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Company Response

9 Jun 2020

Rio Tinto

Rio Tinto's response

We refer to the request for our response to recent events concerning the Puutu Kunti Kurrama and Pinikura (PKKP) people, our work with the PKKP people going forward and an explanation of how this incident occurred.

We are very sorry for the distress we have caused.[...]

The mining activity conducted in May 2020 was undertaken in accordance with all necessary approvals. It was preceded by a ministerial consent under Section 18 of the Aboriginal Heritage Act 1972 (WA) (AHA). This was obtained in 2013 after detailed consultation with the PKKP people over a decade that included research investigations in 2008 under a Section 16 authorisation under the AHA. Following the Section 18 consent, extensive heritage preservation and salvage work was undertaken in 2014 - all with the PKKP people’s involvement. [...]

Our framework for agreement making with Traditional Owners includes working with host communities throughout the life of an agreement to ensure Traditional Owners receive fair compensation and a share of benefits in exchange for secure access to land.  We are conducting a comprehensive review of our heritage processes and how they are applied in our Iron Ore business [...] We will engage with the PKKP people and other Traditional Owner groups as appropriate, through the review process.  Our application of appropriate legislation will be examined as part of this review and we will provide input into any Western Australian government reform of the AHA. [...]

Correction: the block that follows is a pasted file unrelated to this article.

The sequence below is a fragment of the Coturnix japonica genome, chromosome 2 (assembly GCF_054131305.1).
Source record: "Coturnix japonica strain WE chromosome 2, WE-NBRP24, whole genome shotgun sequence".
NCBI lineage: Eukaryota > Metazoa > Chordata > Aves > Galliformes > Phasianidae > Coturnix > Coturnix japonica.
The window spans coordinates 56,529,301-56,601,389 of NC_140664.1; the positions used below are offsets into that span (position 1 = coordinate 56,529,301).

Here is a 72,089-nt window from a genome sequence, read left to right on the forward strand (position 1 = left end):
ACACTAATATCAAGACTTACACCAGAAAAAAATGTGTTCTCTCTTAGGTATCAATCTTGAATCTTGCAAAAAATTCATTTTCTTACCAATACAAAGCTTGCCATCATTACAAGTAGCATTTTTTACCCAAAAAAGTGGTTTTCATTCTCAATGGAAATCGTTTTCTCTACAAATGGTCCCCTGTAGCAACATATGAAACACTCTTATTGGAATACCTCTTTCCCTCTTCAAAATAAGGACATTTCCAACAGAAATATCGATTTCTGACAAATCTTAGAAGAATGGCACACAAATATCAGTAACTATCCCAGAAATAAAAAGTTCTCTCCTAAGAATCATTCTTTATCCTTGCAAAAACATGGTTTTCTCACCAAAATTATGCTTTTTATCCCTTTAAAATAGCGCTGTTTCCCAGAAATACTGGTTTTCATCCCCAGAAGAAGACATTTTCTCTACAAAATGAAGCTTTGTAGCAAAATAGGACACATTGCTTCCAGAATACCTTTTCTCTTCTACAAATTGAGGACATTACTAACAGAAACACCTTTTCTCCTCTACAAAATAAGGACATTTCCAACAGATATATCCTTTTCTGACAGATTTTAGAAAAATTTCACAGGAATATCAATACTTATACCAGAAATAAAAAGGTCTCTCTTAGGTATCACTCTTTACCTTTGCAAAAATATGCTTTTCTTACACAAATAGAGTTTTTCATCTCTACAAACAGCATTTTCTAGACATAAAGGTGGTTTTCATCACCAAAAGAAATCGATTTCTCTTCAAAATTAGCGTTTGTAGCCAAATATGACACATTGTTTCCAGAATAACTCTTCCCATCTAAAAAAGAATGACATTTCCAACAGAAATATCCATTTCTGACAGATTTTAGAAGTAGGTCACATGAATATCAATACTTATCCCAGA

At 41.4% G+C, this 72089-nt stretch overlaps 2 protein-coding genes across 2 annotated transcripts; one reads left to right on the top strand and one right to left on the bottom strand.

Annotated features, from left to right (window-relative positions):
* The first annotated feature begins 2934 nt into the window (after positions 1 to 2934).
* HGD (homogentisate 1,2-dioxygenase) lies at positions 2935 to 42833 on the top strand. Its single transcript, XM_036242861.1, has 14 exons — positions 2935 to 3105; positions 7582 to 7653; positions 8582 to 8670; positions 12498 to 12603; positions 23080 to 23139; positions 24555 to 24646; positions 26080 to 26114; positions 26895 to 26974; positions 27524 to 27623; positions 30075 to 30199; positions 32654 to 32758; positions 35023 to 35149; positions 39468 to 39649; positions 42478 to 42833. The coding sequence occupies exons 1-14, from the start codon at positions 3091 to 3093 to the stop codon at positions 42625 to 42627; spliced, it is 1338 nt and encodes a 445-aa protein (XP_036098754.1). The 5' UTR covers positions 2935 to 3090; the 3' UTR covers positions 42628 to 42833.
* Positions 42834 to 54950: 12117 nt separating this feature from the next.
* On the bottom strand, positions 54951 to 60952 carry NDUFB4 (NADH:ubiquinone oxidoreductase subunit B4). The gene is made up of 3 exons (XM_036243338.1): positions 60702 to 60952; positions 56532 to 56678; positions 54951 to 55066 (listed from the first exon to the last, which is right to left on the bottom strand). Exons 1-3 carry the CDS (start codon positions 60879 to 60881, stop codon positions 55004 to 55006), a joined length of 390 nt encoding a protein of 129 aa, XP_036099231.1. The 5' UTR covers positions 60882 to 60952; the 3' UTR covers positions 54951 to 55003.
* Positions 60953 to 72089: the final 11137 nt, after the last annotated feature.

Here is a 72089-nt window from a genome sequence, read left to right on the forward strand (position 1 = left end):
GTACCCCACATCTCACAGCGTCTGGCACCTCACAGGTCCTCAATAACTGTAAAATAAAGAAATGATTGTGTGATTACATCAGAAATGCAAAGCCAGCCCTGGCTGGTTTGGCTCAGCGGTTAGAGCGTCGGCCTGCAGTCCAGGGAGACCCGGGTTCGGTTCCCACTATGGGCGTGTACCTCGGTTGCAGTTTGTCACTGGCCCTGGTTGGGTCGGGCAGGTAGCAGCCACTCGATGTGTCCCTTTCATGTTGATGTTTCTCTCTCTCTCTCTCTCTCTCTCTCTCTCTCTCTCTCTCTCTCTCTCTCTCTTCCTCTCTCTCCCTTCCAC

Part of the following timelines

Australia: Rio Tinto mining blast destroys ancient Aboriginal sacred site

Australia: Extractive companies’ projects threaten to destroy Aboriginal heritage sites